And the Golden Turkey goes…

Remember the good old days when the most obvious difference between conservatives and liberals was that conservatives objected to wasteful government spending? We now live in a world where extravagance is one of the best qualities of liberals.

Still, it should make us angry. More than ever, government at all levels is looking more closely at taxpayers’ money, not just as their money, but primarily as a means of buying votes. Moreover, states cannot print money, so if we want reasonable state taxes, a necessary condition is to limit spending.

That’s why American Experiment inaugurated the Golden Turkey Award a few years ago. Following in the footsteps of William Proxmire’s Golden Fleece, it exposes the absurd waste of Minnesota government spending. Each year, readers and our staff nominate four candidates for the Award. The winner is determined by voting via email and social media.

This year we had some remarkable candidates: our state government paid for children to play outdoors; spent tens of thousands of dollars promoting folk remedies for covid like burning sage and eating sauerkraut; and paid stipends of $6,000 to random citizens—for example, a stripper who was paid to keep stripping.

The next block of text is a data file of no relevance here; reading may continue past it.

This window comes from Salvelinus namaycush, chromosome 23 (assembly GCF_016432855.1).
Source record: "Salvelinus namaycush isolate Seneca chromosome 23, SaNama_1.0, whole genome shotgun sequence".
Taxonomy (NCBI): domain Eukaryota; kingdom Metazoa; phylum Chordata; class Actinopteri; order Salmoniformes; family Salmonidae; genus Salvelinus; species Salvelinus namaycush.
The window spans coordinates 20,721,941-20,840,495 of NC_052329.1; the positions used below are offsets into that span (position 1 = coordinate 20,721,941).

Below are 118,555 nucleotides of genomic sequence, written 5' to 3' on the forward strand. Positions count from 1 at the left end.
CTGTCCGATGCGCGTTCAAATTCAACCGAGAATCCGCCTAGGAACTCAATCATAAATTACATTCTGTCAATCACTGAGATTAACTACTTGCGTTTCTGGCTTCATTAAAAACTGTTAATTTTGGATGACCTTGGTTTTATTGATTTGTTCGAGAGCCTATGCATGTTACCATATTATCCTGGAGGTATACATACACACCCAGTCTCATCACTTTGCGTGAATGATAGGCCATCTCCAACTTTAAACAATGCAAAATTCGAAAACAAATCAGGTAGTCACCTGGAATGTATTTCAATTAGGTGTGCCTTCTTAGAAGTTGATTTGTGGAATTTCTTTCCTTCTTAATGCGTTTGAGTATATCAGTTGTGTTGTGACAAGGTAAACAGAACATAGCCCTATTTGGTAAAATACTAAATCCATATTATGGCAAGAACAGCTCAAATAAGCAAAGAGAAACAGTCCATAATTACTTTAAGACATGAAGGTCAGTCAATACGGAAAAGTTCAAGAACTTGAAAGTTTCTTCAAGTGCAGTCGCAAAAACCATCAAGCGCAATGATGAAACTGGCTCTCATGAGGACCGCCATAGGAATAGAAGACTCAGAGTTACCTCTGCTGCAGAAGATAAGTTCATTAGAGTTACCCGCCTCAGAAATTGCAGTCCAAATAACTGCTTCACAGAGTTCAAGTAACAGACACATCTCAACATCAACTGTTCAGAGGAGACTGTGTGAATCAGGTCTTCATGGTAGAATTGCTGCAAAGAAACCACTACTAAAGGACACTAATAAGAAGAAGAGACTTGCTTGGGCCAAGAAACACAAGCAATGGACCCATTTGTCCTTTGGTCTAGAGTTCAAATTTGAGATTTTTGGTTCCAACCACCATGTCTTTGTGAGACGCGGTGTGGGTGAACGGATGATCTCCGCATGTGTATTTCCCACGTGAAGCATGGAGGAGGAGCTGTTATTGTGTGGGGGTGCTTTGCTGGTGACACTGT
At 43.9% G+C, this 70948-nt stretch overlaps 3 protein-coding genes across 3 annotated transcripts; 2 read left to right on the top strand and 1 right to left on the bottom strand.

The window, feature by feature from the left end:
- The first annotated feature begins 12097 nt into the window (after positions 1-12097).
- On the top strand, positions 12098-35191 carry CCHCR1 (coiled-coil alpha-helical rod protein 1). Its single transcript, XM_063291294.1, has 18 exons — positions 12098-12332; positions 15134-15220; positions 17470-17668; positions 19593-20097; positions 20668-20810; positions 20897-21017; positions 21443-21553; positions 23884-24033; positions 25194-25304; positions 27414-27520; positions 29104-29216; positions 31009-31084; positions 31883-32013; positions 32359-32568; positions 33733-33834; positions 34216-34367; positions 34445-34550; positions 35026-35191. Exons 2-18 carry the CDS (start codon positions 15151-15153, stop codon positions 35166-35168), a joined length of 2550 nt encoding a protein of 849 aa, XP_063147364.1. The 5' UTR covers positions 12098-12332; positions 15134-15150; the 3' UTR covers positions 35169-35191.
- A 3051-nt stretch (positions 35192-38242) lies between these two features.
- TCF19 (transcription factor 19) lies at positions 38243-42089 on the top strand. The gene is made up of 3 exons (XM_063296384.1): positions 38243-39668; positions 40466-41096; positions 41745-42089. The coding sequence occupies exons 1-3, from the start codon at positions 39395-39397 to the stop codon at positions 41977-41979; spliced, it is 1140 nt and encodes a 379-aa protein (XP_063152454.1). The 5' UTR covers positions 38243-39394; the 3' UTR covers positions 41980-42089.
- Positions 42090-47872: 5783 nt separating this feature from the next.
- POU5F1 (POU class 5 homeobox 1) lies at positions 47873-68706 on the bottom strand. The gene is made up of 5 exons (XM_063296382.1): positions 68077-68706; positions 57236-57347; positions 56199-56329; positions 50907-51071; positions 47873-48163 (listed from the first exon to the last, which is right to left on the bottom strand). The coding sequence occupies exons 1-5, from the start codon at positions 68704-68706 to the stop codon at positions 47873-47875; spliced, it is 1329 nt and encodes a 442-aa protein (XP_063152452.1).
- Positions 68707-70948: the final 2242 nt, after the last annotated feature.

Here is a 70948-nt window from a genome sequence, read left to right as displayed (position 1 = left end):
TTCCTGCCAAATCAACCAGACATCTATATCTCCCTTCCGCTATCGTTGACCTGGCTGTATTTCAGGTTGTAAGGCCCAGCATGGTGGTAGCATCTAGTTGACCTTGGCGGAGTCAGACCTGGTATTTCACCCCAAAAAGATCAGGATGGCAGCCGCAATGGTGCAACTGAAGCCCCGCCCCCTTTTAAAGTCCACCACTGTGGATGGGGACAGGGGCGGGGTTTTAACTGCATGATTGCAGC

But if you’ve been following the Feeding Our Future scandal, you can’t help but be surprised by the Minnesota Department of Education’s selection of this year’s Golden Turkey. I presented the award to the Department of Education at their headquarters on a cold, windy afternoon. Here’s a video of what I hope will be an entertaining presentation:

One more thing: we presented the prize at 3:30 in the afternoon. It says on the front of the building that it’s open every day from noon to 4:30, but the place was empty when we were there. The building of the education department was dark, there was not a single car except us in the large parking lot. Does anyone work in the education department? Frankly, this could be an improvement. But at least it suggests another area where the state of Minnesota could save money: the Department of Education budget.